Troubled tower block is ‘moving downward’

SYDNEY'S  Mascot Towers appears to be "moving in a downward motion", according to the building's co-ordinating engineer.

The 10-year-old building was evacuated on June 14 after engineers became concerned about continued cracking in the primary support structure and facade masonry.

Since then, residents of its 132 units have been forced to sleep elsewhere, with costs quickly adding up as authorities scramble to determine who is at fault. Mascot Towers' co-ordinating engineer has now identified a new issue along the northern and eastern boundaries of the complex.

"It appears that the building is moving in a downward motion," an update sent to residents and owners on Monday night said.

The update didn't elaborate on "downward motion".

The troubled Mascot Towers in Mascot, Sydney, Picture: AAP Image/Danny Casey.
The troubled Mascot Towers in Mascot, Sydney, Picture: AAP Image/Danny Casey.

Two senior geotechnical engineers have been engaged and are visiting the site this week with help from Engineers Australia, the update said. Internal monitoring has been expanded, while equipment to measure external movement has been set up on Church Ave and Bourke Road.

NSW Premier Gladys Berejiklian has dodged questions over whether residents who fled Mascot Towers will eventually have to repay a loan from the government to fund emergency accommodation.

The state government on Sunday announced a multimillion-dollar assistance package "until liability can be determined and these costs recovered". The package offers one-off emergency loans to cover up to $400 per night for temporary accommodation, for a period of up to three months. But it remains unclear what will happen if no one is found to be at fault or if insurance claims aren't paid out.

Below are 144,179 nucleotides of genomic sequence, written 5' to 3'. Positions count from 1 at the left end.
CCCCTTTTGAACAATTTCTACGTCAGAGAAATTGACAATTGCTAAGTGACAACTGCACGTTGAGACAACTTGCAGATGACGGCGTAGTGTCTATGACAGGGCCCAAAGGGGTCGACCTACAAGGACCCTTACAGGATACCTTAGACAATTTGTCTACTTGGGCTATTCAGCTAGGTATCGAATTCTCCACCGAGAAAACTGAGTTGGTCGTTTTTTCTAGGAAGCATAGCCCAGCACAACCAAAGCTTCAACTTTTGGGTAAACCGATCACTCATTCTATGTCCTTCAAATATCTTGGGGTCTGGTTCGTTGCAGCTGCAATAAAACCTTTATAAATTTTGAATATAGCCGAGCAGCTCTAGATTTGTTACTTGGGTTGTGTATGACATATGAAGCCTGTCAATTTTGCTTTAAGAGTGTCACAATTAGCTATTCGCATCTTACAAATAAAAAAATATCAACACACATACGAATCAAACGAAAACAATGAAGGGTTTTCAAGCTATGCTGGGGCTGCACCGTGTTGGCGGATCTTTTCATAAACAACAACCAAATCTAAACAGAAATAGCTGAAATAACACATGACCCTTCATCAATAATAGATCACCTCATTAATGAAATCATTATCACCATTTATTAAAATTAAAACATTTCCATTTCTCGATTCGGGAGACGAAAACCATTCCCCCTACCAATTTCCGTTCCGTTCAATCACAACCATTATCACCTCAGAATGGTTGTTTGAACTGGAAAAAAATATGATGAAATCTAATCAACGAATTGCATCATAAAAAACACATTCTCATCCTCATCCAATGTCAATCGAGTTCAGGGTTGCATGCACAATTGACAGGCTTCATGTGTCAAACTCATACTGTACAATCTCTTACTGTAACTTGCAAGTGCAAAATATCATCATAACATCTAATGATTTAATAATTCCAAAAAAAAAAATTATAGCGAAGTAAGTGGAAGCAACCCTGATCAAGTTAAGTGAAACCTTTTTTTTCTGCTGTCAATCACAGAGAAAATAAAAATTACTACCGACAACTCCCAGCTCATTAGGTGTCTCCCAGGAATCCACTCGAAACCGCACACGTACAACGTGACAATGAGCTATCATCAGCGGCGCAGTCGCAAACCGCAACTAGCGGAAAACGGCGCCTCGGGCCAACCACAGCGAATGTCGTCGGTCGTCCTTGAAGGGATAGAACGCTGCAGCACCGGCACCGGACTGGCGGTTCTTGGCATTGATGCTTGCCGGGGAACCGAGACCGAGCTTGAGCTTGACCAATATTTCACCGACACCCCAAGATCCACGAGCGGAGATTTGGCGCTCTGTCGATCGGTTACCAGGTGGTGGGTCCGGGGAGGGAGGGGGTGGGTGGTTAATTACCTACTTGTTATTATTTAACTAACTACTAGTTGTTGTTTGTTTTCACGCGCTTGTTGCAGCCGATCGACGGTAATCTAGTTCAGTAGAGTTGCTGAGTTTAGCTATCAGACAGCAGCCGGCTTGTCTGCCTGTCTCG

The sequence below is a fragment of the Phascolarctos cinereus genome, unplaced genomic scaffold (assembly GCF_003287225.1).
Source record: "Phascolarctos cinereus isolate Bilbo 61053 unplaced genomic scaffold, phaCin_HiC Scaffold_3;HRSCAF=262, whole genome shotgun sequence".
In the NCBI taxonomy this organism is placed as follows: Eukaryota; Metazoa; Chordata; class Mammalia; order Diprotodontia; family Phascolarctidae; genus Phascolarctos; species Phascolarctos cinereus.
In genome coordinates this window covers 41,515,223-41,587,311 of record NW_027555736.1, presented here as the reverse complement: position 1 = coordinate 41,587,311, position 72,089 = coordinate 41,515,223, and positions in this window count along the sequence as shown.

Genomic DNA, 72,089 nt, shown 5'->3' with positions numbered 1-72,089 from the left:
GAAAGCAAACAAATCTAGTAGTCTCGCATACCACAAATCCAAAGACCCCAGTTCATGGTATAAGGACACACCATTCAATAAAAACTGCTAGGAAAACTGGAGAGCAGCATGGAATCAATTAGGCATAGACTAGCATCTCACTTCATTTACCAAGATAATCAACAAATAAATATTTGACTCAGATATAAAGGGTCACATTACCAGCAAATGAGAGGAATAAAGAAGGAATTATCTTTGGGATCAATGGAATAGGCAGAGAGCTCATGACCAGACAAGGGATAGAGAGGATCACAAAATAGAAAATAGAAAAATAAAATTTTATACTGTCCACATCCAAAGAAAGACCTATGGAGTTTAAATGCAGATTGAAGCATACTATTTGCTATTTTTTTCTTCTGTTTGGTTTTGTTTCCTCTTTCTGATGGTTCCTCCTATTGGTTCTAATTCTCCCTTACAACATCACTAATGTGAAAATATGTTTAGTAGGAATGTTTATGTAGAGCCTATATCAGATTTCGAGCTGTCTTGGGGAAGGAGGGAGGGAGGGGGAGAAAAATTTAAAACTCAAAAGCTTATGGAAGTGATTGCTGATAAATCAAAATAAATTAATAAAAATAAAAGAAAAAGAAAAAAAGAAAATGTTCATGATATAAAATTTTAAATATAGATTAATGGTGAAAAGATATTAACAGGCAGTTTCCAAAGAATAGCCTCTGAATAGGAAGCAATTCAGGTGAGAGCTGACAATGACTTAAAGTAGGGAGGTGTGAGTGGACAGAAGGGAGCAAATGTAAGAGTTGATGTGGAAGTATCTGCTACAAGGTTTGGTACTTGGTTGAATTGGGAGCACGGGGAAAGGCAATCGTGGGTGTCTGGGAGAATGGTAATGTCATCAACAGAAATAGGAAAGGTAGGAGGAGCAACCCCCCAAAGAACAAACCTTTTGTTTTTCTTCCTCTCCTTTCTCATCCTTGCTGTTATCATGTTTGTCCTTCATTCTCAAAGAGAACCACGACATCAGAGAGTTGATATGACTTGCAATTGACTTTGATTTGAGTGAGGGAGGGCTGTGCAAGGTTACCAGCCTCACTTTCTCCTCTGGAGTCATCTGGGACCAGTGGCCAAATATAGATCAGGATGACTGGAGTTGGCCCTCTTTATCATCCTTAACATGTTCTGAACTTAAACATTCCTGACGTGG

When asked to guarantee that residents themselves won't have to pay the money back, Ms Berejiklian said the government was "working through those issues". "The engineers haven't yet finished their assessments," she said. The money for the loans will come from the interest accumulated in the NSW Government's rental bonds fund.

Residents carrying their personal items out of the Mascot Towers Picture: AAP Image/Bianca De Marchi.
Residents carrying their personal items out of the Mascot Towers Picture: AAP Image/Bianca De Marchi.

On Sunday, dozens of residents were granted access to the most dangerous parts of the building which had previously been deemed inaccessible since the evacuation.

Many residents spent hours at their homes before they fled the troubled building. A tenant told news.com.au they were aware of the Opal Tower residents' predicament, where people have not been inside their apartments for over six months.

Residents were seen removing beds and pianos from the troubled site, while security guards directed the tenants and owners past a large crack in the basement of the building.

"It's frustrating. We're still in shock. We're stressed," resident Edwina told news.com.au as she waited with boxes outside the apartment block.

"I only had 20 minutes to pack before (firefighters) rapped on the door and said, 'You have to go.'

"I first saw this happen to people in the Opal Tower. And now it's me," Edwina said.

Structural concerns have led the buildings to be evacuated. Picture: MONIQUE HARMER.
Structural concerns have led the buildings to be evacuated. Picture: MONIQUE HARMER.

An owner called news.com.au, claiming that before entering the building, residents were made to sign a waiver agreeing not to take photos. She said some residents had to hand over their phones.

The minister denied the loans system was setting a costly precedent for the government, calling the Mascot Towers situation a "one off".

He also rejected the suggestion that there were other buildings of concern in Sydney or across NSW, but suggested any resident with concerns report structural issues to their building manager.

 

- additional reporting by Phoebe Loomes.


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